Results and Discussion
Figure 1 shows the SEM images of the
selenium coated paper towels (image a) and uncoated paper towels (image b). On
the selenium coated paper towel samples, the selenium nanoparticles were well
distributed and completely covered the surface. The diameters for most of the
selenium particles were around 50 nm. For the uncoated paper towel, there were
no particles observed. According to AAS results, the concentration of the selenium nanoparticles
on the coated paper towel surface was 69.00 g/m2. This concentration
is about 4 times larger than concentration of selenium on the coated
polycarbonate surfaces under the same coating conditions as published in a
previous study3. The reason was that the fibrous structure of the paper
towel significantly increased surface area to allow for more selenium
Figure 1. SEM images of selenium
coated (image a) and uncoated paper (image b) towel samples. The concentration
of selenium on the paper towel as measured by AAS was 69.00 g/m2 for
the selenium coated paper towels and 0 g/m2 for the uncoated paper
results of bacteria test involving S. aureus and P. aeruginosa showed high
effectiveness for the
selenium coated paper towels
bacteria growth on the paper towel
surfaces, as shown in Figure
2. The selenium coatings significantly
inhibited S. aureus growth by about 90% after 24, 48 or 72 hours and also
successfully inhibited P. aeruginosa growth after 48 or 72 hours by 55%
respectively, on the surface of paper towels. Moreover, from the 24 hour culture time to the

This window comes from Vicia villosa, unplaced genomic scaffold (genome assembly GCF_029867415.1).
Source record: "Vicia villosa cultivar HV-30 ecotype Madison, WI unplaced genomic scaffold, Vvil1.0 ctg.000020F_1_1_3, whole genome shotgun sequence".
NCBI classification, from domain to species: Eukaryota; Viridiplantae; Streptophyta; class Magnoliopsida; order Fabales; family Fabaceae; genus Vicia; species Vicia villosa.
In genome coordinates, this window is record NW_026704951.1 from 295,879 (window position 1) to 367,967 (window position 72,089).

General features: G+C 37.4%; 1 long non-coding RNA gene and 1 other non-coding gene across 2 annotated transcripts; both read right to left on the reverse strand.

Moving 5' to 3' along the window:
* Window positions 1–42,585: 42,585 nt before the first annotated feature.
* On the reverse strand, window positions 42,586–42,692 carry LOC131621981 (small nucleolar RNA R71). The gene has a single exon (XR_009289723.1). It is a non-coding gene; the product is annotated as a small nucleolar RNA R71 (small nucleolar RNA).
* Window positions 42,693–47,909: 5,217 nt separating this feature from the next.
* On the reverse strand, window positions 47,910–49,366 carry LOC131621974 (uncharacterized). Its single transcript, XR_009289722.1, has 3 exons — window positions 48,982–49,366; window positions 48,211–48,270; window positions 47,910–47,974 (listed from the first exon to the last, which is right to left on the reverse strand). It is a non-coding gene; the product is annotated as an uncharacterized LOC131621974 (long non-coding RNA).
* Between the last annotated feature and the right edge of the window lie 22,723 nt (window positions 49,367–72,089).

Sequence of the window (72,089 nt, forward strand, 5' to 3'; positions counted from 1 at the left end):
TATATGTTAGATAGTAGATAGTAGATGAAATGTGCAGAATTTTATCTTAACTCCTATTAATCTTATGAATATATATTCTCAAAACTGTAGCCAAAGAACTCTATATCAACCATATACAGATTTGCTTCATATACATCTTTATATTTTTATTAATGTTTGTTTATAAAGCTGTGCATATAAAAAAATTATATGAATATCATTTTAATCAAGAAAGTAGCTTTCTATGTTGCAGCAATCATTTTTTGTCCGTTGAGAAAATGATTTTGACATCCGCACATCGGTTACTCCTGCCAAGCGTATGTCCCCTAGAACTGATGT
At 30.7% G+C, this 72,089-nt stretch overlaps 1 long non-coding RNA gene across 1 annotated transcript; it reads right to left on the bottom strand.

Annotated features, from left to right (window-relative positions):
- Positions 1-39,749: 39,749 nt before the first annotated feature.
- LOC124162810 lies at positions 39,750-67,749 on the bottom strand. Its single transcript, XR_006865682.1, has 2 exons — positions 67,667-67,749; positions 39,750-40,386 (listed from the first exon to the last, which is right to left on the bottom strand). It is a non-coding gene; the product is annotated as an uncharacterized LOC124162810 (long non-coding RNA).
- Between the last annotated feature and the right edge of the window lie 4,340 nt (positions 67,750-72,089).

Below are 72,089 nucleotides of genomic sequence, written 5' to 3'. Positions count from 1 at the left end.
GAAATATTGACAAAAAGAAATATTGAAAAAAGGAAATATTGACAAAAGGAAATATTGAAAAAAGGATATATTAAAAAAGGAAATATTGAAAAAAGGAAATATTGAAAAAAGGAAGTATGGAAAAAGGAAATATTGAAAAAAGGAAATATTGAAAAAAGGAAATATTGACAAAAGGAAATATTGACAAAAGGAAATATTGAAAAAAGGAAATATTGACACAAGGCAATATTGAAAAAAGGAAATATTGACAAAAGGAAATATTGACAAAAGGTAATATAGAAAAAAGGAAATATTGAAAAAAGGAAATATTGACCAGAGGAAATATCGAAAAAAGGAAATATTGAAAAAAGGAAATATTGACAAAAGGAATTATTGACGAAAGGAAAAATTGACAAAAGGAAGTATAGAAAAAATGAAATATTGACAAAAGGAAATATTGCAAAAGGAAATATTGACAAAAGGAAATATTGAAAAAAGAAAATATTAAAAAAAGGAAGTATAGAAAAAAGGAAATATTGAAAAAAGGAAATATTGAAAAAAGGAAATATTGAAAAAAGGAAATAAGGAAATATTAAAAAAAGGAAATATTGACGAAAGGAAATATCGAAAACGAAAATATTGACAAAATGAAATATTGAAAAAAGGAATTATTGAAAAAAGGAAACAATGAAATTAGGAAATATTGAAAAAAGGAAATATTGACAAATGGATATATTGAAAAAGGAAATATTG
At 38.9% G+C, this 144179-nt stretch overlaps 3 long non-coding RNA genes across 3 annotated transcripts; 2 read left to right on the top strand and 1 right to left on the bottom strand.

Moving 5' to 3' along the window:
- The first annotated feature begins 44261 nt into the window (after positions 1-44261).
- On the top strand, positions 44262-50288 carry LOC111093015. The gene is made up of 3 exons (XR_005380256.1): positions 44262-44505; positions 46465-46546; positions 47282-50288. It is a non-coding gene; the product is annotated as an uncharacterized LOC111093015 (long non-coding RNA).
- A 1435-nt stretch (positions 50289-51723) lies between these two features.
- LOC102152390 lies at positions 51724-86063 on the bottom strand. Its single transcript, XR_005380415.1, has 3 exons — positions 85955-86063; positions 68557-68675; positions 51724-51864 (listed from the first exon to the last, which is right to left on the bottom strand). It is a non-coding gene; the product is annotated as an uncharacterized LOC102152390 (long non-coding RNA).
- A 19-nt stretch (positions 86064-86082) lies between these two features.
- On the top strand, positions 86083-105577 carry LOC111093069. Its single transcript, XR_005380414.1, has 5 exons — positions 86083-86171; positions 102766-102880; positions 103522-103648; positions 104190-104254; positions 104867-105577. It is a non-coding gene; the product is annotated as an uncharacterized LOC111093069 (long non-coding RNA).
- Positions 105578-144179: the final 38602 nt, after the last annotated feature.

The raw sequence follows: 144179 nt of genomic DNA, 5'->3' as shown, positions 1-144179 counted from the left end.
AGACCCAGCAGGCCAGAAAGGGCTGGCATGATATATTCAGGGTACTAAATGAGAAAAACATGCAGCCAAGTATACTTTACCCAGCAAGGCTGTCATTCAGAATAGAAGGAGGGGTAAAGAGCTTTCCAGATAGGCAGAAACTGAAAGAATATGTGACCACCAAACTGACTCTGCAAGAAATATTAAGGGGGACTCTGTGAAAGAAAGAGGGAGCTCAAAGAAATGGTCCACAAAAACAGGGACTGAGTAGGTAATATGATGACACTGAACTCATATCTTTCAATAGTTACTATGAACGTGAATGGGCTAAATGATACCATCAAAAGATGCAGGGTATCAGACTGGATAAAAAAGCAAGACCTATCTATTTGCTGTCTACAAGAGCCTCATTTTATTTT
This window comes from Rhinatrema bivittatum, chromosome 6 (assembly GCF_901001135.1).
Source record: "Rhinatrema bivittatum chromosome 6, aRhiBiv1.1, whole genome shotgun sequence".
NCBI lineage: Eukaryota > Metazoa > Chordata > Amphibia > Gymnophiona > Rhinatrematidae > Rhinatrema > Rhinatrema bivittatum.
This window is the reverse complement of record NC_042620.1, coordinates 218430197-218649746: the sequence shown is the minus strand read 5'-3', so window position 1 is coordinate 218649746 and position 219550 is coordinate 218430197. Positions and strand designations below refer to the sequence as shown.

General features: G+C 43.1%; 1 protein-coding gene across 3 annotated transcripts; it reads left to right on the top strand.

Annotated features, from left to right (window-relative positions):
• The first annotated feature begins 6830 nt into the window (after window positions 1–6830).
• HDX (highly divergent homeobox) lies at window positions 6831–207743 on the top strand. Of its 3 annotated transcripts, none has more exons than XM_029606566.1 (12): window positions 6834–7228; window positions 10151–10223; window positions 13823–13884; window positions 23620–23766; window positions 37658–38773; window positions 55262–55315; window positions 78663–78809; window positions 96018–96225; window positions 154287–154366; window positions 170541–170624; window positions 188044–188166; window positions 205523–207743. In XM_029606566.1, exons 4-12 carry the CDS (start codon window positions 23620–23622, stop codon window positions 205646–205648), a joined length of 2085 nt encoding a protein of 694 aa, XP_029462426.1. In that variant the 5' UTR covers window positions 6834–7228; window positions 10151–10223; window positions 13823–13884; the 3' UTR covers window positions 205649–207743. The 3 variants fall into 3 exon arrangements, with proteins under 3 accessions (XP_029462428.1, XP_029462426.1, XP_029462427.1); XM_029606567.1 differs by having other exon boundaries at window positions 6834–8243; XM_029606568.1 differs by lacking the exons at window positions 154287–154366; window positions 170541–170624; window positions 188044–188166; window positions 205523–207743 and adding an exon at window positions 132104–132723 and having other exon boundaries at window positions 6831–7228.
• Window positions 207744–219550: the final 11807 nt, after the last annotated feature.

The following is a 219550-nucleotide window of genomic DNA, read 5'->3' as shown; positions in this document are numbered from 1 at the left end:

48 hour culture time, there was an increase in bacteria numbers on uncoated
paper towel samples, but was the constant to the 72 hours culture time,
implying that the uncoated paper towel was saturated by bacteria after 48 hours
of treatment. On contrast, the bacteria numbers on the selenium coated paper
towels remained at a lower level not increasing from 24 to 48 to 72 hours, indicating successful
inhibition of bacterial growth.
Figure 2. Staphyloccocus aureus (top
graph) and Pseudomonas aeruginosa
(bottom graph) growth on the surface of selenium coated and uncoated paper
towels. Data is represented as mean ± standard deviation,
n=3; *,**,***p<0.05 compared to the uncoated
samples at the same time scale.
In conclusion, the effectiveness of selenium
coated paper towels inhibiting bacterial growth reached about 80-90% after 3 days compared with the uncoated paper towels. Importantly, this was accomplished without using antibiotics. This study suggests that selenium
nanoparticle coatings could be used as an effective way to decrease bacterial infections
(specifically, S. aureus and P. aeruginosa) on paper products, which might have
potentially important applications in the food packaging industry, medicine,
and in clinical environments.
authors thank Dr. Justin Seil for help with the bacteria experiments. Funding
from Northeastern University is also acknowledged.
. McGuckin M. Improving hand washing in hospitals: a
patient's education and empowerment program. LDI Issure Brief. 2001;7:1-4.
. Hattula JL, Steven PE. A descriptive study of the hand
washing environment in a long-term care facility. Clin Nurs Res. 1997;6:363-74.
. Wang Q, Webster TJ.
Nanostructured selenium for preventing biofilm formation on polycarbonate
medical devices. J. Biomed. Mater. Res. A. 2012;100(12):3205-3210.